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How Does Wildlife Respond When Forest Management Helps to Reduce Wildfire Risk?

Forest managers in the western United States often face difficult choices when it comes to reducing wildfire hazards while also maintaining wildlife habitat in forests that have changed dramatically in the last century.

The U.S. Forest Service Pacific Southwest Research Station and partners are working to find the balance between forest restoration and habitat conservation in a new era of forest management.

US Forest Service Mobilizes to Save Cavity Birds

Small owls, such as western screech and northern saw whet owls, weigh between 3 and 7 ounces, or about the same weight as a small cell phone or a deck of cards.

They prefer dark, narrow spaces for nesting and roosting, which is why they are called cavity birds. Their habitat preferences make them prone to using man-made features, such as open pipes, that mimic their natural nesting and roosting cavities. But on some public lands, that natural act of finding habitat in ventilation pipes has led to their death.

An Airport is No Place for an Owl

Seeing a short-eared owl in November on the Pittsburgh International Airport, where I work as an airport wildlife biologist, was a unique occasion. However, as the number of owls grew to eight, I recognized the challenge ahead:  Like all birds of prey, short-eared owls are a recognized potential aviation hazard. Their low rolling flight and difficult-to-disperse reputation means they pose an aviation safety threat.  From 1990-2012, short-eared owl strikes with aircraft in the United States caused over $1 million in damage, and often are fatal to the birds.  Convincing them to leave would be difficult but important.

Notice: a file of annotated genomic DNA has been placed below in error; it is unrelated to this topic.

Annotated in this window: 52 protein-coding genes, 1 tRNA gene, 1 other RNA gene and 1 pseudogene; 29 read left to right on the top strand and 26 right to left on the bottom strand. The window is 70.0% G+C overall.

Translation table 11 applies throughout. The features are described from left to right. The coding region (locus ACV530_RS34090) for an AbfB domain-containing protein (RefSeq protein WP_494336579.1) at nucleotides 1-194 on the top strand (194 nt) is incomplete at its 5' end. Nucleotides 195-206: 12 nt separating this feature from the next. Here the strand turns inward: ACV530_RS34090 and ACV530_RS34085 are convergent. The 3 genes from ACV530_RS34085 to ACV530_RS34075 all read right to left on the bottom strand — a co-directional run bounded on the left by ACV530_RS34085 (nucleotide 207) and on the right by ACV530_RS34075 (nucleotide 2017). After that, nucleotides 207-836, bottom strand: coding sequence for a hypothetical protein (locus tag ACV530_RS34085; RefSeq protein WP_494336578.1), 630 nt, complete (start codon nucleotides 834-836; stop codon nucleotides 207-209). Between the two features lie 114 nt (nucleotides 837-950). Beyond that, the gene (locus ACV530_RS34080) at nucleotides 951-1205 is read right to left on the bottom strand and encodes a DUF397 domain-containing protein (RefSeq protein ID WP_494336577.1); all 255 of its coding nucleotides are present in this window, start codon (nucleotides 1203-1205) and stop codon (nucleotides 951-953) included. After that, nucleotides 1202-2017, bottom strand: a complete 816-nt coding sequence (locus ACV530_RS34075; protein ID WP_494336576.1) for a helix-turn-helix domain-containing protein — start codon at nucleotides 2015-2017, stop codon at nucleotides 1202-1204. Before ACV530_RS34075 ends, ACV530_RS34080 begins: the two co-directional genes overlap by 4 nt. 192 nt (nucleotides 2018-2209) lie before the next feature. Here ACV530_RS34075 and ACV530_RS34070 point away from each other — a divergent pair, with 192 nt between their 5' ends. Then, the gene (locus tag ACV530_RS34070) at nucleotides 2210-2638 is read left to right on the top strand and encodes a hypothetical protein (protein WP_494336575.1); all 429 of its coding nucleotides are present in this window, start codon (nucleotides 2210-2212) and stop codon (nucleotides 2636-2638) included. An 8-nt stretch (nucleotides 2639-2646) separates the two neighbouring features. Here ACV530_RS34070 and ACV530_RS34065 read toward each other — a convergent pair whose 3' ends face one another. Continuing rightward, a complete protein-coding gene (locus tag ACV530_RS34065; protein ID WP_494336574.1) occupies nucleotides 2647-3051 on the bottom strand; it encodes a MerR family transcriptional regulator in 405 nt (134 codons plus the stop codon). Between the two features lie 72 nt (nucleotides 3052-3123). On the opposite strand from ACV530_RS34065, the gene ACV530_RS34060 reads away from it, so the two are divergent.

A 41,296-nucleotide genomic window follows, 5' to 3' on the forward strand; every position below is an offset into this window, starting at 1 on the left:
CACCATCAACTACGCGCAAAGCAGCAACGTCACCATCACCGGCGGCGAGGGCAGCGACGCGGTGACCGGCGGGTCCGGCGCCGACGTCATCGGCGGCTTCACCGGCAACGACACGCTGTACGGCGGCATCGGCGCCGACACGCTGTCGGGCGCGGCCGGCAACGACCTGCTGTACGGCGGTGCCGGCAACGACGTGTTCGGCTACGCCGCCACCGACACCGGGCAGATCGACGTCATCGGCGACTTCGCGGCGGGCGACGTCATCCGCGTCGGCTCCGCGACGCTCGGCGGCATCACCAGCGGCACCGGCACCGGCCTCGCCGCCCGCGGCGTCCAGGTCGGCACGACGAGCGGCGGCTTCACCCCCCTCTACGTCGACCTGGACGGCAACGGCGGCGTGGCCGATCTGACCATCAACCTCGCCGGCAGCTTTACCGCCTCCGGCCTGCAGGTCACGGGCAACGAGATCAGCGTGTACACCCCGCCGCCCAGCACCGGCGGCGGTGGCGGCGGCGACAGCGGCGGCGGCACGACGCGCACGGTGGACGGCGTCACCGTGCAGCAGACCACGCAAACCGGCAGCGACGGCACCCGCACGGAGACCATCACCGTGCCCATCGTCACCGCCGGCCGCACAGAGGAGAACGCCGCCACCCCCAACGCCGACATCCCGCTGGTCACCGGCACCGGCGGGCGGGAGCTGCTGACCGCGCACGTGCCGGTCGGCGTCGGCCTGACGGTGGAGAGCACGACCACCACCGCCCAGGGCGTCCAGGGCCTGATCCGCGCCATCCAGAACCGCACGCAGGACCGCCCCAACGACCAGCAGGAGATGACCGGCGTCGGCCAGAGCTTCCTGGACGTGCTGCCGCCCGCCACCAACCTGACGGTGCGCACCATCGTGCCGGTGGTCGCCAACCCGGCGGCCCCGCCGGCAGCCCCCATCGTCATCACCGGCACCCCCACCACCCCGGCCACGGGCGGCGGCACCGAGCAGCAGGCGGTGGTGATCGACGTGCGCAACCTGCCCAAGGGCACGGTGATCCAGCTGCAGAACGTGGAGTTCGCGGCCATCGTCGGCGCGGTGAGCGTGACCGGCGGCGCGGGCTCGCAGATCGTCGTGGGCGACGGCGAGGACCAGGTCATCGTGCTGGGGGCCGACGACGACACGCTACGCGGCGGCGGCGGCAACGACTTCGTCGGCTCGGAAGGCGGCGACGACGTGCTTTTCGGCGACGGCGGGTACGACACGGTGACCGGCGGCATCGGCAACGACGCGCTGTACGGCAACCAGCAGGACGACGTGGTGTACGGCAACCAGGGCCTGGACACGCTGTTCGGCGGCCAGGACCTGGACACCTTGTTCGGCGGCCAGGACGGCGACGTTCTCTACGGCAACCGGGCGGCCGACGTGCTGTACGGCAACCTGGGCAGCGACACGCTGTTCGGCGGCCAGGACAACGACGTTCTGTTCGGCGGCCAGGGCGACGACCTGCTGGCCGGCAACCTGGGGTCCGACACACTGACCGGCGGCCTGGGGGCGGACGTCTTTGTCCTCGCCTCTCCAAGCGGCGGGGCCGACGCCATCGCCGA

The task would be harder because short-eared owls are listed by the State as an endangered species.  Common in many areas globally, Pennsylvania is the southernmost edge of their breeding range.  These owls likely migrated from Canadian breeding grounds to winter in Pennsylvania.

Puff and Fluff the Owls Return Home

Puff and Fluff, the baby owls that Forest Service firefighters saved during the Carstens Fire in June, are finally home. Terri Williams of the Fresno Wildlife Rescue and Rehabilitation Service released the Western Screech-Owls on July 24 near where they were found over a month ago in a downed tree in the Sierra National Forest.

The birds were weak and dehydrated when Williams first received them from the Forest Service on June 20.  But under her care, Puff and Fluff tripled in weight, enjoying a steady diet of mice, day-old chicks and crickets. They grew strong and healthy and soon began showing signs that they were ready for release into the wild. According to Williams, the owls were tearing their own food, eating a whole mouse in one gulp, catching crickets, flying easily, finding hiding places in their enclosure during the day, and showing appropriate defensive actions towards humans, such as beak-clacking and hissing.

Life's a Hoot for Owlets Saved from Wildfire

As the flames from the recent Carstens Fire in the Sierra National Forest approached, two baby Western screech owls huddled abandoned in a nest.

Then, without warning, the tree that was their home came crashing down to the ground. Firefighters working to contain the quickly-spreading fire had cut down the tree to build a fire control line. Too young to fly, the baby owls tumbled to the ground and onto a roadway.